Paris Summit's Carbon Reduction Agreement Not Enough to Stave Off Climate Catastrophe

Posted Dec. 16, 2015

MP3 Interview with David Pomerantz, senior climate and energy campaigner with Greenpeace USA, conducted by Scott Harris

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While U.S. President Obama and other world leaders hailed the agreement hammered out between 195 countries at the United Nations Paris climate summit as a success and a turning point, many climate activists – while acknowledging areas of progress, took a more critical view.

Pledges from 186 of the 195 nations participating in the summit to reduce the growth of their greenhouse gas emissions to limit a rise in global temperature to 2 degrees Celsius, but pursue a limit of 1.5 degrees, is commendable. But according to various research groups even if every nation honored their announced carbon emissions reduction targets, the world would still be headed toward a 3.5 degree Celsius rise in temperature by the end of the century. That increase, scientists predict, can lead to crop failures, food shortages and widespread plant and animal life extinctions.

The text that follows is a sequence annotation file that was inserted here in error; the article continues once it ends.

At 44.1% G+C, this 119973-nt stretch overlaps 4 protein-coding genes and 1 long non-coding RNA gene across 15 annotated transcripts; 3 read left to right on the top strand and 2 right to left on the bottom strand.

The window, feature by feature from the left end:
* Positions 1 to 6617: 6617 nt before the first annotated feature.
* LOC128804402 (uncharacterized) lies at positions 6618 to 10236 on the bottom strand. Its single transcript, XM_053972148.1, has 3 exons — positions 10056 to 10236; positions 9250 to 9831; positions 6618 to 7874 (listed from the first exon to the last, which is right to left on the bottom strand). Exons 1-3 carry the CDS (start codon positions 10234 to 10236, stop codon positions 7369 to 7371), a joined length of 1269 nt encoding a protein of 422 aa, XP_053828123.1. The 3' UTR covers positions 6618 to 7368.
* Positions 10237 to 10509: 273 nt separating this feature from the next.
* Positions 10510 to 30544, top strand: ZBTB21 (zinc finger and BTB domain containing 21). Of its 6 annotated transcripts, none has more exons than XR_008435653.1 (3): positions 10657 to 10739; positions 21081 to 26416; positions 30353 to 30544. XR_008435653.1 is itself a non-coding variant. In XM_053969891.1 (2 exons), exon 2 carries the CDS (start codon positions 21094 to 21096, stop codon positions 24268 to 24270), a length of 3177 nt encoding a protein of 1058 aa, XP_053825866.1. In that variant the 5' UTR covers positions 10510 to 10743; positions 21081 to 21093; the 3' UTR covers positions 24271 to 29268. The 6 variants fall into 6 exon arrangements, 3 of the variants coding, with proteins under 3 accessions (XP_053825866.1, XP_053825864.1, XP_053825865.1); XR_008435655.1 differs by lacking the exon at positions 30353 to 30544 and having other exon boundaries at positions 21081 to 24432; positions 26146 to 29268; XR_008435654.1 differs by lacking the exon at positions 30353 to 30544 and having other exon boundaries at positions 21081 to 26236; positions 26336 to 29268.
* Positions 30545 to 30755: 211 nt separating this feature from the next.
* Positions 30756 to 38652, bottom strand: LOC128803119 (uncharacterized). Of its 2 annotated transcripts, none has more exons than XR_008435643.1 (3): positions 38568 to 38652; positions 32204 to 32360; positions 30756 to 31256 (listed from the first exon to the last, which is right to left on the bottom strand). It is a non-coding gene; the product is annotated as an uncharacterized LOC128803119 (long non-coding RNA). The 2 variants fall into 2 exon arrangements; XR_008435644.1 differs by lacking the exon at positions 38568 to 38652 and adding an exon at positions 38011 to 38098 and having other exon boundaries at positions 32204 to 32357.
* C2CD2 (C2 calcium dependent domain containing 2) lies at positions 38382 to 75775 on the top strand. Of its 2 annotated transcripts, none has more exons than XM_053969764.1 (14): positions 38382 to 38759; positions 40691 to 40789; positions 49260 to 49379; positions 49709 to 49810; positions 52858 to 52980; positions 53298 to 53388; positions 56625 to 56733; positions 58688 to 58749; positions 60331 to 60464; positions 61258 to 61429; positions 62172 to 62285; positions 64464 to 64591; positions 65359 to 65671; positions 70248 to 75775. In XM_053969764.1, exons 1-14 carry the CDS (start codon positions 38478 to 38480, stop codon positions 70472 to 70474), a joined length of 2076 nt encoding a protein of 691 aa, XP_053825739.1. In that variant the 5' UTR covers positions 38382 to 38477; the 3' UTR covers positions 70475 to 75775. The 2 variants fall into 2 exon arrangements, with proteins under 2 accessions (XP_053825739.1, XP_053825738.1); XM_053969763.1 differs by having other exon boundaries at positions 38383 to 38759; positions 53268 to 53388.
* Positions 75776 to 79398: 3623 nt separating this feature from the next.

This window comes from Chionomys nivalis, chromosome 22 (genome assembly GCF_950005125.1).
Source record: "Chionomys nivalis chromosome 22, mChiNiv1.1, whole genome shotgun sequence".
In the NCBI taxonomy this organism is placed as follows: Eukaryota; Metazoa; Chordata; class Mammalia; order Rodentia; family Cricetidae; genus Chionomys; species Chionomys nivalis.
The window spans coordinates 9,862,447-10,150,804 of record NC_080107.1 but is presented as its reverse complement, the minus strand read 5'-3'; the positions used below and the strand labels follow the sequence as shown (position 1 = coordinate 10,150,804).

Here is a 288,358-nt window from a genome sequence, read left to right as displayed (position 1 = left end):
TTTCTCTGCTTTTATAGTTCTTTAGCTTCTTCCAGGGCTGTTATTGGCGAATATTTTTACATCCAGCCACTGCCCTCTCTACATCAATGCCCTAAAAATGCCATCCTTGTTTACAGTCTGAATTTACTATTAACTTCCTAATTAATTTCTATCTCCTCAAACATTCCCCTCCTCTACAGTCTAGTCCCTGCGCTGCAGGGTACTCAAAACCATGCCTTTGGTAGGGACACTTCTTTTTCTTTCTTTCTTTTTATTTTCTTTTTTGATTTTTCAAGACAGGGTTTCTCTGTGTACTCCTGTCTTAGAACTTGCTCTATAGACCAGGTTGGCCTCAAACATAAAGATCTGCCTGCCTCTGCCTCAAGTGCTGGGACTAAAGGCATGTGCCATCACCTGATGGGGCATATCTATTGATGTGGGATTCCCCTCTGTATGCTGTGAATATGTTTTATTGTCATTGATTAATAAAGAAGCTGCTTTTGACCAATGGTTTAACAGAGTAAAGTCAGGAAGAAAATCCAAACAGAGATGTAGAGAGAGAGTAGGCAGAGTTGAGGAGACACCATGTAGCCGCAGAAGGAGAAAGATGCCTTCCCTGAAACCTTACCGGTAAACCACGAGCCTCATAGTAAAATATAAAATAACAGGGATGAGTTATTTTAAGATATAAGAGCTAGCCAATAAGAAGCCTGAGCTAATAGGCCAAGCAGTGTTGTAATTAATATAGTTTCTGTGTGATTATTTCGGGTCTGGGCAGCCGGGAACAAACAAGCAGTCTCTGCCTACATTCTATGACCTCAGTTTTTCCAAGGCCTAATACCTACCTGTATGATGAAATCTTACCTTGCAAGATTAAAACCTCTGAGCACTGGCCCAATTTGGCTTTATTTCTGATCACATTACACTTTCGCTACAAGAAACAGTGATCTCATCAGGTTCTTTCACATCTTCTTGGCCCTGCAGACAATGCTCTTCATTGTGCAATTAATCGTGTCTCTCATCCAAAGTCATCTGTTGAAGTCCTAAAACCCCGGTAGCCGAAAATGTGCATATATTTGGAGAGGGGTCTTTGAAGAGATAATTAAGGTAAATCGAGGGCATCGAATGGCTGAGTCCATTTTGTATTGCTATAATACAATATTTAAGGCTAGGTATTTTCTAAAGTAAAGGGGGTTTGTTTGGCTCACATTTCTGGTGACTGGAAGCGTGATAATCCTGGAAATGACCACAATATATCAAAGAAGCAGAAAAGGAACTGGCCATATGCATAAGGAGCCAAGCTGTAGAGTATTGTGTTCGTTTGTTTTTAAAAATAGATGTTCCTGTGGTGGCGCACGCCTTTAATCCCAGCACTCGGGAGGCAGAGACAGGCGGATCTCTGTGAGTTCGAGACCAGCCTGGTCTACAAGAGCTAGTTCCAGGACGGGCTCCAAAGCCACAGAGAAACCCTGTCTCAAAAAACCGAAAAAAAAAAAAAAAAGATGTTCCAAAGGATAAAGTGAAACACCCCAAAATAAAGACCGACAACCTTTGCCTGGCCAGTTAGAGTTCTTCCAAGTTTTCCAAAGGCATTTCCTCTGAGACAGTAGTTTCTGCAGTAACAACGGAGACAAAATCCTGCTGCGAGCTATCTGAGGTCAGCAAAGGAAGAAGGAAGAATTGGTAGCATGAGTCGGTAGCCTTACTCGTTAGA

The Paris climate agreement is not legally binding, in large part because the Republican party, which controls the U.S. Congress, would never have approved this global treaty. But other provisions in the deal call for mandatory five-year reviews of greenhouse gas reduction pledges from each country with transparency in the efforts made to reach national carbon emission goals. Between The Lines’ Scott Harris spoke with David Pomerantz, a senior climate and energy campaigner with Greenpeace USA, who assesses the strengths and weaknesses of the climate agreement and the hard work ahead for climate activists across the globe.

For more information visit Greenpeace at greenpeace.org; ThreeFifty.org at 350.org/; Friends of the Earth at foe.org; Sierra Club at sierraclub.org.

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